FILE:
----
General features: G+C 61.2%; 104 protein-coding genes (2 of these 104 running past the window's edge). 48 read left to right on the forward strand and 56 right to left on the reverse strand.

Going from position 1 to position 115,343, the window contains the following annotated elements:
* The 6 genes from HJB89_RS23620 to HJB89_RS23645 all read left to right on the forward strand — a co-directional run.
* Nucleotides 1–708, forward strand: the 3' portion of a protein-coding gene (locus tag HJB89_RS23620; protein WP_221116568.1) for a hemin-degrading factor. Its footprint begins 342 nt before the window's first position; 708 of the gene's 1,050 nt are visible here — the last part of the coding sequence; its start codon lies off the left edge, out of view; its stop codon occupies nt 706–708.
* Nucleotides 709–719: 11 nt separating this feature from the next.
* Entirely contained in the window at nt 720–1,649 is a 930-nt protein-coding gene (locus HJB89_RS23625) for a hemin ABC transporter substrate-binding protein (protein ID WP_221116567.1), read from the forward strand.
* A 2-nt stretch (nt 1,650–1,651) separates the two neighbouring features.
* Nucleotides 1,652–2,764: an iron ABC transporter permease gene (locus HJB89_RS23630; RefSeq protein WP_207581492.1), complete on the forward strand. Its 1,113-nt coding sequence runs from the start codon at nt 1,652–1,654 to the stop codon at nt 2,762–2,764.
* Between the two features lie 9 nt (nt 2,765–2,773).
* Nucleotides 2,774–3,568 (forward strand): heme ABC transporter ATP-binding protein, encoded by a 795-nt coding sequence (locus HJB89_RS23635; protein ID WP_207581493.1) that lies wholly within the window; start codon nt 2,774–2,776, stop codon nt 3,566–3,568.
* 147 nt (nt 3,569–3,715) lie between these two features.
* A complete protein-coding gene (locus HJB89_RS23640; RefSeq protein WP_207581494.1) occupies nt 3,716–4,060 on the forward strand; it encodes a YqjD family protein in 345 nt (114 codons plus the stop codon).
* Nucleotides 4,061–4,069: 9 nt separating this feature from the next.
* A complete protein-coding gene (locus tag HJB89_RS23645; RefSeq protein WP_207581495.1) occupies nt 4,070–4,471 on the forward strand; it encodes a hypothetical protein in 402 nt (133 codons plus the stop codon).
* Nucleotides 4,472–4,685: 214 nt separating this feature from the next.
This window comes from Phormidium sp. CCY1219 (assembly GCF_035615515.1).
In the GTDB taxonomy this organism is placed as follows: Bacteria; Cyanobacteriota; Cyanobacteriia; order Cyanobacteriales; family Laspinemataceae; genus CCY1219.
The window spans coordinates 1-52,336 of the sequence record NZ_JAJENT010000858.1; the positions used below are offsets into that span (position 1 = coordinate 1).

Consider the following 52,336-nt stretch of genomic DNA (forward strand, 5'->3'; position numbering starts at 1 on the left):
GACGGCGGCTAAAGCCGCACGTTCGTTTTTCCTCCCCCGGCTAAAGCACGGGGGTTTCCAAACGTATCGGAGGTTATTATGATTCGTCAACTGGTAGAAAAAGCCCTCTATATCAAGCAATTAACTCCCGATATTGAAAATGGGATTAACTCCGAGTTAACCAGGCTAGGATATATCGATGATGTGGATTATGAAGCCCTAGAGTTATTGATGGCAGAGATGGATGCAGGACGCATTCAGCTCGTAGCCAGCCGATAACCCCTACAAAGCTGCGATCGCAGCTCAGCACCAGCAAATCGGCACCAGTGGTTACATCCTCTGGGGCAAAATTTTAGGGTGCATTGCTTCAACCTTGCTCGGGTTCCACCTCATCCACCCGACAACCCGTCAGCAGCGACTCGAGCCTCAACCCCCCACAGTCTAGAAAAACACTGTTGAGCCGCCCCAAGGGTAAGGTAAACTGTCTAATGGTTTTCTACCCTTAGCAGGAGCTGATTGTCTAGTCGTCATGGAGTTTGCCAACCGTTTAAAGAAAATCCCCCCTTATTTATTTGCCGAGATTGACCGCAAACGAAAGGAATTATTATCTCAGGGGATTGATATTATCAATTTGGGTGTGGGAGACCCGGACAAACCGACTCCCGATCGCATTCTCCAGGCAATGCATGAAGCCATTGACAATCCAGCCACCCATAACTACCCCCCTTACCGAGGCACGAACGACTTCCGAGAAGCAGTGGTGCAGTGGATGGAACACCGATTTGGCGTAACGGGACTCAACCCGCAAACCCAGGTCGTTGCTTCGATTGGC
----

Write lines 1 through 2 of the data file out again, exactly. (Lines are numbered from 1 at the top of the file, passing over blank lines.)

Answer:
General features: G+C 61.2%; 104 protein-coding genes (2 of these 104 running past the window's edge). 48 read left to right on the forward strand and 56 right to left on the reverse strand.

Going from position 1 to position 115,343, the window contains the following annotated elements: